Rocky Mountain Why?: Why Is The HOV Lane On The Right Side Of Highway 82?
Ever wonder why the high occupancy vehicle lane is on the right side of Highway 82? Aspen Public Radio's community advisory board member Ziska Childs did, and so she asked us to find out why.
Most highways have HOV lanes set aside for multi-passenger cars and buses on the left-side, but not Highway 82, which runs from Basalt to Buttermilk.
Childs has noticed many cars driving over the speed-limit, regardless of icy conditions or snow. She said people driving different speed-limits can make Highway 82 and the HOV lane dangerous.
"I am driving below the speed-limit [and] I'm technically in the HOV lane," Childs said. "If I were driving this speed-limit in the other lane, I would have people trying to pass me and pass me and pass me and flipping me the bird."
The rules of the HOV lane are printed on white signs along the 16-mile stretch, but Childs said it's too much text to read.
"If people read, that would be dangerous," she said. "The easiest solution is to do what's traditional and to keep the HOV lane in the fast-lane, which is the left-lane."
But the CEO of the Roaring Fork Transportation Authority Dan Blankenship said that could be dangerous. He said one of the reasons why the HOV lane is on the right-side is because there are bus stops along Highway 82 and most other highways do not.
Blankenship said if the HOV lane were on the left-side, buses would have to weave in-and-out of traffic to pick up and drop off its passengers.
Marty Hagen knows this all too well. He works for the Roaring Fork Transportation Authority, and has driven those 40-foot-long buses during rush hours. He said it would be impossible to get to the bus stops if the HOV lane was on the left-side.
"Especially going up-valley in the mornings, every single stop we are going to have to stop at because we bring so many people up-valley in the mornings," Hagen said.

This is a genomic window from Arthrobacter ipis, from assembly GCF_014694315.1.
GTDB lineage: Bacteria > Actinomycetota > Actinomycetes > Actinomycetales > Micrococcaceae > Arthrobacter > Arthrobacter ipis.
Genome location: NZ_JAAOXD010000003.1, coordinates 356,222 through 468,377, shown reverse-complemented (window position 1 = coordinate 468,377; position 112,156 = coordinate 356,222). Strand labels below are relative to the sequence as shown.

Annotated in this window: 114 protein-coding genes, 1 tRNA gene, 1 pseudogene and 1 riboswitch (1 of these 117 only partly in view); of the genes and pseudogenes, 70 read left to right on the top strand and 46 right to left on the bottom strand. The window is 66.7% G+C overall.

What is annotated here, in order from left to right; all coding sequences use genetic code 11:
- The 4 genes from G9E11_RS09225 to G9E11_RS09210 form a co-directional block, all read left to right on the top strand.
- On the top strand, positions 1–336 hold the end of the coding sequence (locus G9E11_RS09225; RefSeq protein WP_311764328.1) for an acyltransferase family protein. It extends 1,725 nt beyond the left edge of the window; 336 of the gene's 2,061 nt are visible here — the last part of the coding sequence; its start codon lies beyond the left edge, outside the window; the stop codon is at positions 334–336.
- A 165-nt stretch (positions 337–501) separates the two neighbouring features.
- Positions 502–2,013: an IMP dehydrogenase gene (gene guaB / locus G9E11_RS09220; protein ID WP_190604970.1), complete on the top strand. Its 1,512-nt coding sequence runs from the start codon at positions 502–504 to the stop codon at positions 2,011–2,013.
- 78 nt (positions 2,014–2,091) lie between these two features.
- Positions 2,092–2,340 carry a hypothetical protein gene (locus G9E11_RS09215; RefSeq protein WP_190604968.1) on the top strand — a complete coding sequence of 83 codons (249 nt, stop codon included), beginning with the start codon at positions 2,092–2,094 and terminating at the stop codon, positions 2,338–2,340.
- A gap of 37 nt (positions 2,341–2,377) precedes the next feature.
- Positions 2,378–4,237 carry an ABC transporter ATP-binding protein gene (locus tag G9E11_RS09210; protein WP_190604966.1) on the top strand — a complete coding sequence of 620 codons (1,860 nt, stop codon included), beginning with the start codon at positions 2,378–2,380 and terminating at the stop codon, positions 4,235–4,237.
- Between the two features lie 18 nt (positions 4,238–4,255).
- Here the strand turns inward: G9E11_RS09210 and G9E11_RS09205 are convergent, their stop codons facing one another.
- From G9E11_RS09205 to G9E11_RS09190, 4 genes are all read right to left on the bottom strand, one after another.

But public transit is not the only reason why the HOV lane is where it is.
Back in 1987, the Environmental Protection Agency told the City of Aspen its air was too polluted with particles of dust called PM-10. Blankenship said city officials were told to come up with a plan to improve it.
So to help air quality, the city wanted to reduce the number of cars coming in and out of town. Aspen’s new goal: reduce the number of cars driving across Castle Creek Bridge to about 24,000 cars a day. Twenty years later, the city still maintains this goal and air quality has improved although it still remains "moderate" according to the EPA.
John Krueger, the City of Aspen's Director of Transportation, said the HOV lane between Basalt and Buttermilk was one way the city could reduce traffic, encourage more people to take the bus and ultimately reduce its air pollution.
As Childs approached Buttermilk, the traffic is slowed to a crawl two miles from downtown. She said regardless of whether the HOV lane is on the right or the left, it did not make her commute any faster.
Aspen Public Radio’s new reporting project Rocky Mountain Why? starts with what you’re curious about when it comes to life in the Roaring Fork Valley. Why was Aspen nicknamed Fat City? Is it true that the Roaring Fork Valley produces more potatoes than Idaho? Our news team does the digging, then shares the answers with our community.
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